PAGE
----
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October 2007 4x4 Tech Questions - Nuts & Bolts

Posted in How To on October 1, 2007
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Confused? E-mail your questions about trucks, 4x4's, and off-roading tech using "Nuts, I'm confused" as the subject and include a picture (if it's applicable). Digital photos must measure no less than 1600 x 1200 pixels (or two megapixels) and be saved as a TIFF, an EPS, or a maximum-quality JPEG file.

Also, I'll be checking the forums on our Web site (, and if I see a question that I think more of you might want to have answered, I'll print that as well. Otherwise drop it old-school style with the envelope addressed to the address below. Letters published in this magazine reflect the opinions of the writers, and we reserve the right to edit letters for clarity, brevity, or other purposes.

Write to:
Nuts & Bolts
4-Wheel & Off-Road
6420 Wilshire Blvd.
Los Angeles, CA 90048-5515
fax 323.782.2704

E-mail to:

Question: Why is a U-Joint called a U-Joint?
Dave H.
Missoula, MT

Answer: Good question. U-joint is an abbreviation for universal joint, an age-old concept for transmitting power through a shaft with an angle. Every few hundred years somebody reinvents it and it is then named after them such that it has been known as a Cardan joint or Cardan shaft after Gerolamo Cardano in the 1500s. Then it was a Polhem knot after Christopher Polhem, or a Hooke's joint after Robert Hooke in the late 1600s. It wasn't until Henry Ford began making cars that it was christened the universal joint. Most of the people I talked to assume Ford named it a universal joint because it can be used in many different angles and applications in an automobile such as in a steering column, front steering axleshafts, or driveshafts. The universal joint is a strong way to transfer power from one shaft to another at an angle, but often the greater that angle the weaker the joint. This is why it isn't a good idea to force your axles to do excessive climbing or crawling when the front wheels are turned unless you are outfitted with strong U-joints.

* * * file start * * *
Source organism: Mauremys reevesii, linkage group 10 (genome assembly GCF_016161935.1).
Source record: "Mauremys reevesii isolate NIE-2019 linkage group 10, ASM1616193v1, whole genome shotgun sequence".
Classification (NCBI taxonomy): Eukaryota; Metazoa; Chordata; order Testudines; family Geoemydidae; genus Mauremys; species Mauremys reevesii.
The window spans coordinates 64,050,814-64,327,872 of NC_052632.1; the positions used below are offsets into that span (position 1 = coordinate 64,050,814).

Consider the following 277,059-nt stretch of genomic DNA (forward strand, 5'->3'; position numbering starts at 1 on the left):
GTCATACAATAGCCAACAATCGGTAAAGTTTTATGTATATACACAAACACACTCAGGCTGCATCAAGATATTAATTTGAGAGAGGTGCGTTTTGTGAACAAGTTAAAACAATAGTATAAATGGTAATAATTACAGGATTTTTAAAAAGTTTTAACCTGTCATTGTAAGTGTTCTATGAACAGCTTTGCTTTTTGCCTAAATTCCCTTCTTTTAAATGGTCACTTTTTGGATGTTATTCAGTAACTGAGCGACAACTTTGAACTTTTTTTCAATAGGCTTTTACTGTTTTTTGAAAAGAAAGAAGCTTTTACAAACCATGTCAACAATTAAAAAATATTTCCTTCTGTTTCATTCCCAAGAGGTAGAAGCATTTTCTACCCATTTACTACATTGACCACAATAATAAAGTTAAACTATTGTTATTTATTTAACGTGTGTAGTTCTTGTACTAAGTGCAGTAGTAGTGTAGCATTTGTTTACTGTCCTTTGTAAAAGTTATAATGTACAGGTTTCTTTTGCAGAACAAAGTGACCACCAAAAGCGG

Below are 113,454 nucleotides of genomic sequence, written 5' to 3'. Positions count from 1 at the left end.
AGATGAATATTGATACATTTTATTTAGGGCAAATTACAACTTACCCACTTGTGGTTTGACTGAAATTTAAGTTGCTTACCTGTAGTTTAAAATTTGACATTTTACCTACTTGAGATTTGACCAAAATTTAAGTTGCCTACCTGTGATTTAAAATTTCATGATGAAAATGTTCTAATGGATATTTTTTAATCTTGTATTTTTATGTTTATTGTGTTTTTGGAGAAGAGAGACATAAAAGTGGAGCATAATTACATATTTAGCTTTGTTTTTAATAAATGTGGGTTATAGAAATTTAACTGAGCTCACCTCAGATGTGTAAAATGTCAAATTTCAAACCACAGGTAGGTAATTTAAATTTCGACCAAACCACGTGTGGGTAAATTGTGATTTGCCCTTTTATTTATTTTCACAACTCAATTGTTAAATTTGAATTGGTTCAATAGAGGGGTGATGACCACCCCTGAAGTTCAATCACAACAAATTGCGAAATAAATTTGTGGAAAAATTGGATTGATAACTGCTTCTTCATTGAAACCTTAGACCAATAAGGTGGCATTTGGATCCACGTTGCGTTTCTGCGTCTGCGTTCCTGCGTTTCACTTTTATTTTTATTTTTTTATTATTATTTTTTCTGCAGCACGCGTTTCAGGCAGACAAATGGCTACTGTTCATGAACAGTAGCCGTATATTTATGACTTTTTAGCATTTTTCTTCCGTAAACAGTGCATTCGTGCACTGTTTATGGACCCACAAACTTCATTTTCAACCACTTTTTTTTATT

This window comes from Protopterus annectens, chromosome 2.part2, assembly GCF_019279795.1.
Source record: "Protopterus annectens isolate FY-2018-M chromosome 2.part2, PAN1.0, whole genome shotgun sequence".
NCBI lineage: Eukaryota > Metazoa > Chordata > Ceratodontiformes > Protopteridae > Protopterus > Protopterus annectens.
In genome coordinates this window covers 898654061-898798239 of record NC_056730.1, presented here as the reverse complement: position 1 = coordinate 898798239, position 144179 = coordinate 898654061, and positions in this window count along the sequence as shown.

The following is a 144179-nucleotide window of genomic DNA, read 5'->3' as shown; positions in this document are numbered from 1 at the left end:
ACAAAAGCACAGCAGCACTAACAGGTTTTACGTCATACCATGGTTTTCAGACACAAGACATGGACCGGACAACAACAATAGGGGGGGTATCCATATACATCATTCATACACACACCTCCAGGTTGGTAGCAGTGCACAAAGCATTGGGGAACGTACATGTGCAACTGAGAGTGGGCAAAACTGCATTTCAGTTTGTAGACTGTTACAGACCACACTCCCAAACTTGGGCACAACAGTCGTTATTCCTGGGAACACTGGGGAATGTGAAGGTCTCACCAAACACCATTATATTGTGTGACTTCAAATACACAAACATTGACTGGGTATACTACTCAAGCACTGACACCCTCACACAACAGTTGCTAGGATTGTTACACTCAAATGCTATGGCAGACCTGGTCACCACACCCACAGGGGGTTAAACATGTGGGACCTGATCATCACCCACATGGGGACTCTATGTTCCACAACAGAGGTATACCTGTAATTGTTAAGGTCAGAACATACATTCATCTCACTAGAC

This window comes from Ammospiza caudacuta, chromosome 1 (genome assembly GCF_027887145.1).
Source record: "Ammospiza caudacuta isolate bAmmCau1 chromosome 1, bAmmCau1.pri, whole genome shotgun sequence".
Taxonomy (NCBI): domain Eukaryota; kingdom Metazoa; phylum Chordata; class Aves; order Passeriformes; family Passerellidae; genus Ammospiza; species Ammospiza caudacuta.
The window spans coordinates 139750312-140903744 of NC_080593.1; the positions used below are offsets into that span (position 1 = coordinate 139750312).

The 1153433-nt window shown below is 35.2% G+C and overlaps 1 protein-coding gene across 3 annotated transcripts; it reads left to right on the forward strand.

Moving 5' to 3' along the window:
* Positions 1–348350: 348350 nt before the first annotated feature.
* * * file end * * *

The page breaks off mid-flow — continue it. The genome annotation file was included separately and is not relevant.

Question: Why is a tire called a tire?
Tom Boyd

Answer: A tire is called a tire because if you drive for a long trip on a set of tires, such as the long drive home from a great week of wheeling in Moab, you are bound to become tired. That's not really true, but it sounds good. Actually I think the truth is that tire is a derivative of attire such as clothing or accessories. Thus if you want to dress up your truck you need to find some better attire or better tires. I prefer my trucks to be dressed in something taller than smaller and usually in a dark blackish color with some sort of aggressive treadlike pattern.

Question: Why is a portal axle called a portal axle?
Dylan E
Corona, CA

Answer: Another great question! A portal axle is an axle that has gearing within drop boxes at the end of the axlehousings. These offer increased ground clearance but they also transmit the rotation force of the axle from one level at the axleshafts down to and out the stub shafts at the centerline of the lower gears in the portal drop box as can be seen in these photos of some prototype military axles. In researching the term "portal" I came up with a few definitions. First is one in the construction and architecture industry where a portal bridge or roof of a building has a top crossbeam supported by two legs at either end of the beam, similar to how the axletube is supported by the drop boxes.

Another definition comes from the science-fiction or fantasy literature where a portal is a magical or technologically advanced doorway between distant locations. This could be applied to the driving force being transported from the upper axleshaft down to the lower stub shaft through the portal gearbox. Though I doubt whoever named the portal axle was referring to some space odyssey/magic cave type thing when he was describing these axles.

By the way, I also found a heavy metal band in Canada named Portal, and many portal axles are heavy and made of metal, but the band only formed in the summer of 2000 and portal axles have been around at least since the '40s, if not earlier.

Finally I began thinking about how the power is transmitted into the axle at one level and comes out at another lower level and I realized that it is similar to a periscope in a submarine where you look in at one level and through a series of mirrors you can see out at a higher level. In fact, I think the proper term for portal axles could be periscopal axles, but I'm pretty sure no one would know what the heck I was talking about if I said that.